The American public and their president are focused on the accelerating nuclear crisis on the Korean peninsula, and with good reason. Yet while the United States has turned its attention to one urgent strategic challenge, it has taken its eye off another: Russia.
The outside world is only just beginning to get a full understanding of the scale of Moscow’s abuses in the European territory it carved off Ukraine’s southern coast in 2014. According to a report conducted by the United Nations, Russian police, paramilitaries, and the FSB are implicated in grave human-rights abuses and terrorizing the population of Crimea. “The abuses included the extrajudicial killing of at least one pro-Ukrainian activist, the panel found, and while dozens of people abducted from 2014 to 2016 have been released, at least 10 are still missing,” the New York Times reported.
The report detailed how the law in this closed peninsula is arbitrarily applied. It noted the extent to which Russian citizenship imposed on the Crimean people has been used as a weapon, forced on some who did not seek it or denied others, along with rights to state-provided services and enfranchisement. Finally, the report indicated how ethnic and religious discrimination on the peninsula has exploded since 2014.
As is their centuries-old wont, Russian officials are allegedly repressing the peninsula’s Tartar minority, including its political representatives. Russia is also de-registering Jehovah’s Witnesses congregations as officially sanctioned religious groups. A separate report from the human rights organization Agora has confirmed these disturbing revelations and further alleged that the FSB has transformed Crimea into a total surveillance state. Individuals in Russia’s grasp are tracked, and residents are forced to submit fingerprint, DNA, and voice-recording samples to the government.
Russia is transforming Crimea into a Black Sea version of Kaliningrad. In that Baltic enclave, a vast, state-supported criminal enterprise specializes in trafficking drugs, people, and weapons in and out of Europe, which is to say nothing of its status as a forward positioning post for Russian troops and heavy weaponry.
Meanwhile, in Ukraine’s east, a Russian-sponsored “frozen conflict” continues to rage. Since April 2014, more than 34,000 conflict-related casualties have been reported. More than 10,000 have died. Barack Obama vetoed a bill to provide non-defensive weaponry to Ukraine in 2015, but the Republican-led legislature has declined to similarly test Trump’s commitment to Ukrainian sovereignty. Nevertheless, America’s diplomatic and advisory-level military commitments to supporting Ukraine’s side of the contact line in the Donbas region ensure that the U.S. will be drawn further into the fighting in that region if it flares, as it does at Moscow’s fancy.
Meanwhile, in the Middle East, a post-civil war Syria is beginning to take shape, but it is one dominated by great powers and not the hollowed out regime in Damascus. On Monday, the United States accused Russian forces of conducting airstrikes in Deir al-Zour province in eastern Syria. The accusation is a revealing one, seeing as Moscow effectively divided Syria into east and west zones of control marked by the Euphrates River following a June clash between U.S. and Syrian air assets. If the U.S. is prepared to accept Russia’s de facto bifurcation of Syria, Russia—and its Iranian allies—are not. “Iran, a strong backer of the Syrian government, needs Deir al-Zour to secure a land corridor from Tehran to its Lebanese proxy, Hezbollah,” the Washington Post noted. There’s no room for the United States or the West in Syria in this post-conflict formulation.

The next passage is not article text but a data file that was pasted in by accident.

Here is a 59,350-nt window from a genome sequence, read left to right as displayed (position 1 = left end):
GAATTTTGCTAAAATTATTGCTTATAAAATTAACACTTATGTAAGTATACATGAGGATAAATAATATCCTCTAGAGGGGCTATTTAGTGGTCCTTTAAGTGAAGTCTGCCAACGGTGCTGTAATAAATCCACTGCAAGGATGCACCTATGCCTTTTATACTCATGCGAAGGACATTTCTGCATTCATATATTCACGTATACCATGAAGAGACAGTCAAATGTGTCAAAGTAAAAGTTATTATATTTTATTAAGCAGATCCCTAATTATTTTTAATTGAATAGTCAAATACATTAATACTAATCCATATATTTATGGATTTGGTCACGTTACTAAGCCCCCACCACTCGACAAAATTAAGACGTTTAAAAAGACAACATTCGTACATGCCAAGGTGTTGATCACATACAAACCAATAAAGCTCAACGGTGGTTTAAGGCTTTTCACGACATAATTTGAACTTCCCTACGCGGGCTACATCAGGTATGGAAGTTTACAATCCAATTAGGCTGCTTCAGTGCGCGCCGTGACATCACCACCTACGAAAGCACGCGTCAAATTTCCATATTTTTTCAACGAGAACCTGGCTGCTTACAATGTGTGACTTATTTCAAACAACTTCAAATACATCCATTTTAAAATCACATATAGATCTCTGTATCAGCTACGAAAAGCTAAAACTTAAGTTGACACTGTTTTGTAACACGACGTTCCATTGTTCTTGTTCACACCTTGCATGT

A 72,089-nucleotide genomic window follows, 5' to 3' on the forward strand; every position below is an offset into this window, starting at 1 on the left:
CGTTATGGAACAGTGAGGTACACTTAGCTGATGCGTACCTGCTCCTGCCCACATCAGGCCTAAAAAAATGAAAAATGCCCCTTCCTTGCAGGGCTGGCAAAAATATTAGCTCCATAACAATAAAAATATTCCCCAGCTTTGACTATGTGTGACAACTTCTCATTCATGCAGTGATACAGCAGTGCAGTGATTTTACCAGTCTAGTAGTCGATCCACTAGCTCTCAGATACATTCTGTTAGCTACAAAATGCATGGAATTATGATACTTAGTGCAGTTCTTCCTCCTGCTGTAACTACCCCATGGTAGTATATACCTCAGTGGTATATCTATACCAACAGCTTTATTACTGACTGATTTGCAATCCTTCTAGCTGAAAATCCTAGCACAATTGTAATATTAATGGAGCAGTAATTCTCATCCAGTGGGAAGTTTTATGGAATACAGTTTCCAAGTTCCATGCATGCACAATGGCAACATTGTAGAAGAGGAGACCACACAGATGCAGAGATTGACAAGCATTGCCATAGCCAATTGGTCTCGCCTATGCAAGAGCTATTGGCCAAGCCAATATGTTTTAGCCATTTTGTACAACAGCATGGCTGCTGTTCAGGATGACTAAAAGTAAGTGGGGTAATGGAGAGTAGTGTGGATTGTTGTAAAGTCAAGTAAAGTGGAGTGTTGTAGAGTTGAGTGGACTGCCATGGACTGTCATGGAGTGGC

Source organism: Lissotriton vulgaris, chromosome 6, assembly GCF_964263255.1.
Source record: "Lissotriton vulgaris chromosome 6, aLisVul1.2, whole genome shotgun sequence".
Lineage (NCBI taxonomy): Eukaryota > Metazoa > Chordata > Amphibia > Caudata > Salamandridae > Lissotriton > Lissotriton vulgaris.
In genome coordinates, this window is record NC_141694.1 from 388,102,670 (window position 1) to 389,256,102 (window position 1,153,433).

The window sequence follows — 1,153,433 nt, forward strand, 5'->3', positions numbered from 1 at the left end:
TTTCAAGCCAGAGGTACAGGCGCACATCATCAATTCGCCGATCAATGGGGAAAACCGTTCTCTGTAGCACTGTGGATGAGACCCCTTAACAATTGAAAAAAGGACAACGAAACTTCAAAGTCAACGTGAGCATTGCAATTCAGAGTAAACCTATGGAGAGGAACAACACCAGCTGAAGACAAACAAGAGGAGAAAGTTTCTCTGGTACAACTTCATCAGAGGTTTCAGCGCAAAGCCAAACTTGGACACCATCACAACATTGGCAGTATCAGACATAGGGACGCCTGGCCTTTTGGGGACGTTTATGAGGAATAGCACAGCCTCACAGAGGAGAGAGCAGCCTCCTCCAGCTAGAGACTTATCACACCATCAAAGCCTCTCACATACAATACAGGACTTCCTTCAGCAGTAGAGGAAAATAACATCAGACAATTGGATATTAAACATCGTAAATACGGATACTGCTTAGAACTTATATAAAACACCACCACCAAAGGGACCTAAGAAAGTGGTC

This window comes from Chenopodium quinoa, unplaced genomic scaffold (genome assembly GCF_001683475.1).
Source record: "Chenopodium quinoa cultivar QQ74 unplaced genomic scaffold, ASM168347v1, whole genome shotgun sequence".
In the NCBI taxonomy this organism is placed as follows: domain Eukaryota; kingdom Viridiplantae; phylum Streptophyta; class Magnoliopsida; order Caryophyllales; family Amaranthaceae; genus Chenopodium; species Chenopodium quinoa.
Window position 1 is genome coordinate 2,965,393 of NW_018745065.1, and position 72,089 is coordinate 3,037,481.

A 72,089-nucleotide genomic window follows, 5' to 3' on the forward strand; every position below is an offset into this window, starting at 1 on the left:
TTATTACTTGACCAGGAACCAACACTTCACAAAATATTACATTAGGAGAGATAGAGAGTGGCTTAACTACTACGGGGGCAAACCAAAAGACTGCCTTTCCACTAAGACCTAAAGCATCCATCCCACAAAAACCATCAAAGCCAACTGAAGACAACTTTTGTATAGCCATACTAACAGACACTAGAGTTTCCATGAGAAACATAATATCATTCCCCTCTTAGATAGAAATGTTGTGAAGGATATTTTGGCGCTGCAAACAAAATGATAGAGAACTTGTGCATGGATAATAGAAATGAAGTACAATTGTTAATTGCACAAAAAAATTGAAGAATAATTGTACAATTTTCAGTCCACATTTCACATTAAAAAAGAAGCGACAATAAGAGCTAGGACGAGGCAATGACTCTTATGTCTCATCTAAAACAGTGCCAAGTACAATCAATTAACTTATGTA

The Russo-Iranian axis developed into a frustrating counterbalance to American power in the Middle East in the Obama era, and the Trump administration has failed in its early attempts to destabilize it. Today, Iran and Russia enjoy increased agility in Syria and the ability to deny America and its allies the freedom to act at their will. Alienated Sunni populations see the U.S. as complicit in the rise of Russia and Iran in their backyards. An ominous analysis conducted by Jennifer Cafarella and Fred and Kimberly Kagan warns that Russian and Iranian-linked Shiite political forces may be able to replace Prime Minister Haider al-Abadi with a more pro-Iranian figure in 2018, and the U.S. may lose all access to Iraq as a staging ground. The prospect of being forced out of both Iraq and Syria amid a growing Iranian, Russian, and potent Islamist terror threat looms large, and that could prove a decisive disadvantage if tensions between Iran and the United States take on a military dimension.
The fatal flaw in Obama’s strategic vision was the idea that the United States had the luxury of pivoting in one direction or the other. The hegemon is omnidirectional by necessity. While Northeast Asia has taken precedence, Eastern Europe and the Middle East are metastasizing. The United States has a Russia problem that it would rather ignore. Not only does this president have a bizarre soft spot for the autocrat in the Kremlin, he also shares his predecessor’s reluctance to engage in the strategic necessity of imposing costs on Russia as it pursues a newly extroverted foreign policy. That might prove a fatal conceit.